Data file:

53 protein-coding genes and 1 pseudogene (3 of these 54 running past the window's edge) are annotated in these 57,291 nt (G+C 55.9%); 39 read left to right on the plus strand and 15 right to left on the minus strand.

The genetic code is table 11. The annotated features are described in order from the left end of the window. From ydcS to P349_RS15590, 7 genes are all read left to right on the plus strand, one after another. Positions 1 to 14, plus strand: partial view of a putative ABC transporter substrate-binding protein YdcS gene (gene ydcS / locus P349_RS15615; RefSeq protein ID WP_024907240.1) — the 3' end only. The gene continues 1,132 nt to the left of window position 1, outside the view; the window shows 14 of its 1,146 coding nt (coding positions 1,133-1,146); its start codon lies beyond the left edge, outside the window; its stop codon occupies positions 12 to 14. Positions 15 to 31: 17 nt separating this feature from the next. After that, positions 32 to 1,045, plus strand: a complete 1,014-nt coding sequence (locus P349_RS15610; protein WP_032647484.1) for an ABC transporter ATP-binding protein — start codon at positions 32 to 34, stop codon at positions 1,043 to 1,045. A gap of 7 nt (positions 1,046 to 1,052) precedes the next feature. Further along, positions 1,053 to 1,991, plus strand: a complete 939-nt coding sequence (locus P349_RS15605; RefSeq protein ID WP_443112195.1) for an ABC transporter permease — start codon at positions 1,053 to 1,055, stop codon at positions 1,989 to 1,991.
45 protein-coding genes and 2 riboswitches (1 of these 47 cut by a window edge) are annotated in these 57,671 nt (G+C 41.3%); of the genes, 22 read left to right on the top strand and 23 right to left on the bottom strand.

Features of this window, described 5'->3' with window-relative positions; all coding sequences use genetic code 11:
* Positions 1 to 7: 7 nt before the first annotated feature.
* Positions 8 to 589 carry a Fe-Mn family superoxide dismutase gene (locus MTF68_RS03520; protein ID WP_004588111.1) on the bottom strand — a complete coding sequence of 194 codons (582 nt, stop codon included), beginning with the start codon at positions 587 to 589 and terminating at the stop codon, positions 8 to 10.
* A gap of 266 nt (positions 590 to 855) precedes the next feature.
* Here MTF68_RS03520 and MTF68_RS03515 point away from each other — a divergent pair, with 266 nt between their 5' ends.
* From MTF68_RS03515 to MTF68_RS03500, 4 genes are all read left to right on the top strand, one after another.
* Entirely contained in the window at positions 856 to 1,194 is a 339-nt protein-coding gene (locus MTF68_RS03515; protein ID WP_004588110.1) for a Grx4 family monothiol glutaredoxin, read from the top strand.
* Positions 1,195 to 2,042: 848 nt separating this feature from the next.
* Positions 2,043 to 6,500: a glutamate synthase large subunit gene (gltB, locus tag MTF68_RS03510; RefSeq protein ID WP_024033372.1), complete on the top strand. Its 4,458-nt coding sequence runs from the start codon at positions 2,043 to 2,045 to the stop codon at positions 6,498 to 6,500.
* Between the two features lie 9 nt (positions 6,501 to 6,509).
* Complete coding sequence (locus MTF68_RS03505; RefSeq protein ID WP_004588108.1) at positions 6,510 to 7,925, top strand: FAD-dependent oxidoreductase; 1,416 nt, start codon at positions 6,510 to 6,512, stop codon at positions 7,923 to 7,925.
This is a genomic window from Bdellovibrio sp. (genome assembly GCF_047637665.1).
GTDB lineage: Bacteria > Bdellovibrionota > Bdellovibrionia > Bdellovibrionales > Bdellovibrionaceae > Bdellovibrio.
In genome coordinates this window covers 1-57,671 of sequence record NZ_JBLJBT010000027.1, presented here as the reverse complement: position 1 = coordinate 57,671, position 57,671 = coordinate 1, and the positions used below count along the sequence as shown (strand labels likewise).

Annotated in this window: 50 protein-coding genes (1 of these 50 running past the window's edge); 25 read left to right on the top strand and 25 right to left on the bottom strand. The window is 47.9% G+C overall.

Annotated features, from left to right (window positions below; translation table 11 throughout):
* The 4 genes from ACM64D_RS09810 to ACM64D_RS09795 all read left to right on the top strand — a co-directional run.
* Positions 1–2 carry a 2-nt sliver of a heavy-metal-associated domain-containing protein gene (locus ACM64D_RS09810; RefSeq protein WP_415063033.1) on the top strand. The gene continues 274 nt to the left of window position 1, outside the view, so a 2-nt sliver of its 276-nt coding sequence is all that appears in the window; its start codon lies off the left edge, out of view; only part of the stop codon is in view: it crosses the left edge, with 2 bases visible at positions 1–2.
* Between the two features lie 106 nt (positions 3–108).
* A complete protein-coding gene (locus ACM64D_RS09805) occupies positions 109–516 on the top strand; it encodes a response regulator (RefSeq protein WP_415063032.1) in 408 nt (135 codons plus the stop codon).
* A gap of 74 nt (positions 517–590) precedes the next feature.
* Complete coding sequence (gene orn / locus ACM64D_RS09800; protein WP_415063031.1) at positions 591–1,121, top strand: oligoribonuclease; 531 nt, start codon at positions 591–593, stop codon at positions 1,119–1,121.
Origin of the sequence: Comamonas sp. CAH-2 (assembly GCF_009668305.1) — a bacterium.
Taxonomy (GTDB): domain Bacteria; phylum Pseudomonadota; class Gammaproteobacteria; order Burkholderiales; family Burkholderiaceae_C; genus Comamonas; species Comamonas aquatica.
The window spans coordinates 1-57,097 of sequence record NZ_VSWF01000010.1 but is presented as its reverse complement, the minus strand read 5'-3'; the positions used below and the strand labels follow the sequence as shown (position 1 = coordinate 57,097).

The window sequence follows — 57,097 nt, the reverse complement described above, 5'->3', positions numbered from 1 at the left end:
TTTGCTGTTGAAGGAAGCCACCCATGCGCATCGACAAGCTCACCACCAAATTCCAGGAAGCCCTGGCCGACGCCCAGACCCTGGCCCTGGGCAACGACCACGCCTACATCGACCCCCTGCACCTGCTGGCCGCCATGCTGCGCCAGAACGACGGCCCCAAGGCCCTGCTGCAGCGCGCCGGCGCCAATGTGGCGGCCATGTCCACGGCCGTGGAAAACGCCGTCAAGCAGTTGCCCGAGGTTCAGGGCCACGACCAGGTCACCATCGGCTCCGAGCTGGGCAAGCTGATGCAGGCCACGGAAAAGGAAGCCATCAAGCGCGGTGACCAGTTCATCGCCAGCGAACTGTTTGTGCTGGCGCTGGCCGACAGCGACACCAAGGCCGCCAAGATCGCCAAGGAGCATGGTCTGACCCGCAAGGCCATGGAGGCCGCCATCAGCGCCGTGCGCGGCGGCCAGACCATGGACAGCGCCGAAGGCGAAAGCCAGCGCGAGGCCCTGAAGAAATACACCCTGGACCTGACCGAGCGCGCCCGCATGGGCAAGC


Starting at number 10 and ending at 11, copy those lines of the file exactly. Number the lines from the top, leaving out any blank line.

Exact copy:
* Entirely contained in the window at positions 856 to 1,194 is a 339-nt protein-coding gene (locus MTF68_RS03515; protein ID WP_004588110.1) for a Grx4 family monothiol glutaredoxin, read from the top strand.
* Positions 1,195 to 2,042: 848 nt separating this feature from the next.